Don't bother with an agent, just get yourself an adjective

Miles Kington
Wednesday 07 April 1993 23:02

I AM thinking seriously of becoming a writer. Do you have any advice for me?

Yes. Get a proper name.

You mean . . . get a name that people will remember?

No, a name that will turn easily into an adjective. If you can get a name that will become a handy epithet, you are almost home and dry. The reason that Brecht and Kafka are two of the most influential writers in the 20th century is not necessarily that they are the most widely read - indeed, they are among the least read and most talked about - but because we like to refer to things as Brechtian or Kafkaesque.

The thing to remember is that Dickens is the most famous British novelist in the 19th century because . . . because . . .

He was the best?

Don't be ridiculous. No, it was because he gave his name to Victorian London. When referring to grim backstreet scenes, we still talk about Dickensian conditions, don't we? The name of Dickens is well known, but the word Dickensian is world famous.

Yes. Of course, we also talk about jolly coaching scenes as being Dickensian, and they aren't grim at all.

A double triumph for the man] On the other hand, take the other novelists who have a claim to be representative of the century, and see how their names let them down. Scott . . . Thackeray . . . Meredith . . . you can't get a snappy adjective out of any of those. Half of them you can't even get an adjective from at all, Thackerayish sounds wrong, Scottish is already spoken for . . . No wonder Dickens is the writer of the 19th century.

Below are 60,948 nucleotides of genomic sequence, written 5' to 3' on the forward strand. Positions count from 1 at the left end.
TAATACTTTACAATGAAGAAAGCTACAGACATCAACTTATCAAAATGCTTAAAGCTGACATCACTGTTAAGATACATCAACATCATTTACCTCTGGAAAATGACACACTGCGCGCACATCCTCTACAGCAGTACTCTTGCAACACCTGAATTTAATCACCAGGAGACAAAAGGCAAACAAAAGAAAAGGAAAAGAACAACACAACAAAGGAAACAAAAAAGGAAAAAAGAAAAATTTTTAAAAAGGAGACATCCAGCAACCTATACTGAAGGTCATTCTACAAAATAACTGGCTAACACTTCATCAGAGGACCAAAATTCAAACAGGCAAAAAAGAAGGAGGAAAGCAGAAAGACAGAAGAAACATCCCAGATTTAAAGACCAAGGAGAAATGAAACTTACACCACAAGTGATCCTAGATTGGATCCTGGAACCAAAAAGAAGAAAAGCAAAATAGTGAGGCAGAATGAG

Are there other names which you CAN'T make adjectives out of?

Well, you go from one extreme to the other. There are names that form adjectives so well, they take over from the name completely - I mean, millions of people use the word 'platonic' who have never read Plato or even heard of him. On the other hand, there are names that sternly refuse to yield any epithets at all. Take Sylvia Plath. She established a certain desperate, suicidal tone, which is much admired in some quarters; but it is impossible to get an adjective out of Plath. You can't say Plathian or Plathesque without getting your teeth in a tangle, so she has never quite become a byword.



What about Plathonic as an adjective from Plath? By analogy with Platonic?


All right, what about Plathetique?



The thing is that only one man has ever been able, by sheer force of will and personality, to turn an unpromising name into a really new adjective, and that was George Bernard Shaw. Quite rightly cringing at the thought of Shawesque, he decreed that the final 'w' should become a 'v' and created the word Shavian.


Yes, isn't it?

Has anyone ever emulated him?

No. You would think that classic railway timetables would be called Bradshavians after Mr Bradshaw. You could call the style of George Borrow Borrovian, though I have never seen it so called. And I am sometimes surprised that Evelyn Waugh, who was always keen to be remembered, never took the analogy of 'Shavian' and called his works 'Wavian'.

So, basically it's either -ian or


Yes. With variations, Gilbert was clever. He became Gilbertian, but we always pronounce it in that peculiarly English way, 'Gilbershun'. Mrs Thatcher was even cleverer than W S Gilbert.

That seems unlikely.

Maybe so, but she invented a totally new ending when her style became 'Thatcherite'. No one had ever put -ite on the end of a name before. Do we call Turner's paintings Turnerite? Or talk about Spenserite stanzas? Is there an Archerite style? I think not.

Do you have any final bits of advice to a young writer?

Yes. Do not call yourself Pym, as Pymian sounds silly. Don't call yourself Sim, as Simian sounds even worse. And do not call any painting by Watteau 'Watteaunic'.

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